Democrats' ethics problems spark GOP election hopes

WASHINGTON -- Rep. Charlie Rangel endured one of those unflattering television moments that political opponents love when a reporter approached him earlier this week and asked how he allegedly had failed to include hundreds of thousands of dollars in personal assets on congressional disclosure forms.

"You shouldn't be that way, you know that?" a scolding Rangel, D-N.Y., told MSNBC's Betsy Klein, waving papers at her as the camera rolled. "I know it's your job, and I don't blame you, but it's really so rude."

Rangel, the powerful chairman of the tax-writing House of Representatives' Ways and Means Committee, is feeling the heat from Republican efforts to make him a symbol of Democratic Party ethical wrongdoing, an issue that the GOP hopes will help it regain a sizeable number of seats in next year's mid-terms elections.

"Charlie looks like an easy target, a good villain," said Rep. Peter King, R-N.Y., and a Republican who voted against the Rangel resolution, preferring that the ethics investigation to take its course. "Some of it is unfair, but that's politics. I'd say swing voters and independent voters pay attention to this type of thing."

The Rangel matter is one of at least 30 investigations of Democratic and Republican lawmakers underway by the standards of official conduct committee, a secretive, bipartisan, internal affairs division in the House.

Other Democrats under investigation include Rep. Maxine Waters, D-Calif., and Jesse Jackson, Jr., D-Ill. Waters is under scrutiny for her husband's links to a bank that received federal bailout funds. Jackson is under investigation to determine whether he or his representatives tried to gain the Illinois Senate seat vacated by President Barack Obama by promising to raise money for former Illinois Gov. Rod Blagojevich.

Federal prosecutors have been busy policing Congress, as well. Former Rep. William Jefferson, D-La., was convicted on bribery and corruption charges after FBI agents found $90,000 in cash hidden in his freezer.

Prosecutors are also probing Rep. John Murtha, D-Pa., the chairman of the House Appropriations defense subcommittee. They're looking into a former lobbying firm with connections to Murtha whose clients had remarkable success winning earmarks from Murtha's committee.

House Republicans forced a floor vote last week on a resolution demanding that Rangel step down as Ways and Means chairman while the House Committee on Standards of Official Conduct investigates allegations against him that range from using rent-controlled property in New York as a campaign office to failing to report income on tax forms.

The resolution failed on a 246-153 party-line vote, but it forced House Speaker Nancy Pelosi, D-Calif., to back her beleaguered chairman publicly and allowed Republicans to ask what happened to Pelosi's campaign promise to "drain the swamp" of ethically-challenged lawmakers.

Some pollsters and political experts said they don't believe ethics will be a pivotal issue in the November 2010 elections in the way that the economy, the Afghanistan and Iraq wars, and health care will be.

Repeatedly raising alleged Democratic ethics woes could help in a tight congressional district race or two, however, said Lee Miringoff, the director of the Institute for Public Opinion at Marist College, in Poughkeepsie, N.Y.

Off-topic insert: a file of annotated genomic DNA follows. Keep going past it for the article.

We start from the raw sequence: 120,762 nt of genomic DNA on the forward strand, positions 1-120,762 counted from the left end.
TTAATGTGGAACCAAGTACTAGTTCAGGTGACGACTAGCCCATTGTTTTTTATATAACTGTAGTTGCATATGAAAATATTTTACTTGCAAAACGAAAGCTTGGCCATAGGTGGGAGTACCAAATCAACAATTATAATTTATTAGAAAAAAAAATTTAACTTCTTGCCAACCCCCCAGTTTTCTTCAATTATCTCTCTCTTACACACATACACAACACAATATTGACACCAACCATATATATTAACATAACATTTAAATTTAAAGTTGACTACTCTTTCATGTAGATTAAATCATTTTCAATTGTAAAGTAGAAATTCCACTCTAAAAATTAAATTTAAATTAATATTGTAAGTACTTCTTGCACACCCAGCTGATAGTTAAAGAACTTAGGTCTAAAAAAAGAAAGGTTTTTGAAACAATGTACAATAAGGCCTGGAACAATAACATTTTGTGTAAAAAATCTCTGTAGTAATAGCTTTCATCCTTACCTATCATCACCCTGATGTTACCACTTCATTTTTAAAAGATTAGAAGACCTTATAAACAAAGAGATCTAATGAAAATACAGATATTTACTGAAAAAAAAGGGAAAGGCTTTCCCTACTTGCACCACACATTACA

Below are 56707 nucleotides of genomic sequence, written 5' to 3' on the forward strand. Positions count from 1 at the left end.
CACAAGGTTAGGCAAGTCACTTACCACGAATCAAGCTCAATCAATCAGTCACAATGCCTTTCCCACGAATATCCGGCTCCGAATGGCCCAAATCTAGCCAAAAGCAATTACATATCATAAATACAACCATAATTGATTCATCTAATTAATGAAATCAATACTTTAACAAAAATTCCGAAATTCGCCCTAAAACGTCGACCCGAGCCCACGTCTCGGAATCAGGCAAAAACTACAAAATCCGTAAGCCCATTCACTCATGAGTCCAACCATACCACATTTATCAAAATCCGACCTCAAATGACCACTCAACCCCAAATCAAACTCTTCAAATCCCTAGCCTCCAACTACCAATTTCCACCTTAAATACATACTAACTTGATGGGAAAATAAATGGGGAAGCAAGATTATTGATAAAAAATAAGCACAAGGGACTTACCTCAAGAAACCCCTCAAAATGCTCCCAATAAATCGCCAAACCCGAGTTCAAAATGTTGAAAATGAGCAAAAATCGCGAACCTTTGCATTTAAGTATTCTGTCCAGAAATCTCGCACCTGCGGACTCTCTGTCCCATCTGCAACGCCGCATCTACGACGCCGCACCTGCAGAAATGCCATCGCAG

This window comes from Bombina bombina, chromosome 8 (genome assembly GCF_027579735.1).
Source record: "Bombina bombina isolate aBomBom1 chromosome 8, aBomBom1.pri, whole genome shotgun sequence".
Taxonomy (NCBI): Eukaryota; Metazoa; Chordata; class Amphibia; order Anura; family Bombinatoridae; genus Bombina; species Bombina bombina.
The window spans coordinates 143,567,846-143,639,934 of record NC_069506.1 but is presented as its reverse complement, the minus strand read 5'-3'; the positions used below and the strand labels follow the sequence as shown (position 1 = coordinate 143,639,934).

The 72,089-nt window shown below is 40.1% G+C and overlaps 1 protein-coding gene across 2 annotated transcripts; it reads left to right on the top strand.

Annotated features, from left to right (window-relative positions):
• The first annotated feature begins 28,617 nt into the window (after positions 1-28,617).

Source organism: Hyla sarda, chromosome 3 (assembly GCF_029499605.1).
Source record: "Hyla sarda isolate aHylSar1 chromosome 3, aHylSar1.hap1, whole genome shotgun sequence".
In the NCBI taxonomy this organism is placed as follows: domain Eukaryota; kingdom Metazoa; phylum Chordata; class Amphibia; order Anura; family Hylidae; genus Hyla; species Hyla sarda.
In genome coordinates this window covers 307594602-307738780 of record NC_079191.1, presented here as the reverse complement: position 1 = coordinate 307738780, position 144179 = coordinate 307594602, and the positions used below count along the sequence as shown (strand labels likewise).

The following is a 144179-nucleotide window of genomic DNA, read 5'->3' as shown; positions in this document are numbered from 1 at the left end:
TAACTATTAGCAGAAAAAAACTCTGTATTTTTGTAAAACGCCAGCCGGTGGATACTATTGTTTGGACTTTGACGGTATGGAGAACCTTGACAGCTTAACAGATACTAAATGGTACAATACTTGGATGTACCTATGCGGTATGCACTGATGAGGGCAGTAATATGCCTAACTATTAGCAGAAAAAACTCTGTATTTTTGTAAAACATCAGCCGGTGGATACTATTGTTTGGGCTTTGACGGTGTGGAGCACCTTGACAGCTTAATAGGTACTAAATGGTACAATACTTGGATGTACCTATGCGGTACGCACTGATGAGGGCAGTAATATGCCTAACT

"It doesn't hurt," Miringoff said. "If it (ethics situation) is not resolved, it can stay as an open wound. A one-day story turns into a one-week story, which turns into a one-year story. And that's what Democrats have to worry about."

Former Rep. Tom Davis, R-Va., sees parallels between what the Democrats are experiencing on ethics and what his party endured in 2006.

Davis, a former chair of the House Committee on Government Reform, said he was so worried about the ethics scandals that enveloped former House Majority Leader Tom DeLay, R-Tex., and Reps. Bob Ney, R-Ohio, and Randy "Duke" Cunningham, R-Calif., that he wrote -- but pocketed -- a letter to the House Republican leadership warning them that these problems could hurt the party at the polls.

Davis envisions similar troubles for Democrats.

"Unemployment is still high, so issues like corruption become exaggerated in this atmosphere, and that could pose a problem for Democrats," he said. "Corruption can't be a game-changer, but it usually works with other items. And you've got all the makings -- a year from now, the Democrats will have all these problems: It will be (President Barack) Obama's wars, Obama's economy, Obama's corruption."

Some Democrats, however, have rejected that notion and rallied around Rangel and other members under ethical clouds. Pelosi hasn't pushed for Rangel's removal as Ways and Means chair because, her aides say, she wants the ethics investigation process to unfold fully.

Other Democrats said they don't want to give in to what they think is GOP grandstanding.

"They are upset that some of their members in the past were convicted and, as a result, aren't in Congress anymore," said Rep. Gregory Meeks, D-N.Y., who joined other members of the Congressional Black Caucus in signing a letter to Pelosi in support of Rangel. "Now, they're playing politics, trying to make something out of nothing."

Some Democrats and their allies, however, are nervous. Lori Edwards, a Democratic congressional candidate running in a Republican-leaning Florida district, returned a $1,000 campaign contribution from a political action committee of Pennsylvania's Murtha, the influential chairman of the House Appropriations' defense subcommittee, the newspaper Politico reported.

Political foes and watchdog groups have raised questions about Murtha's use of earmarks and campaign contributions.


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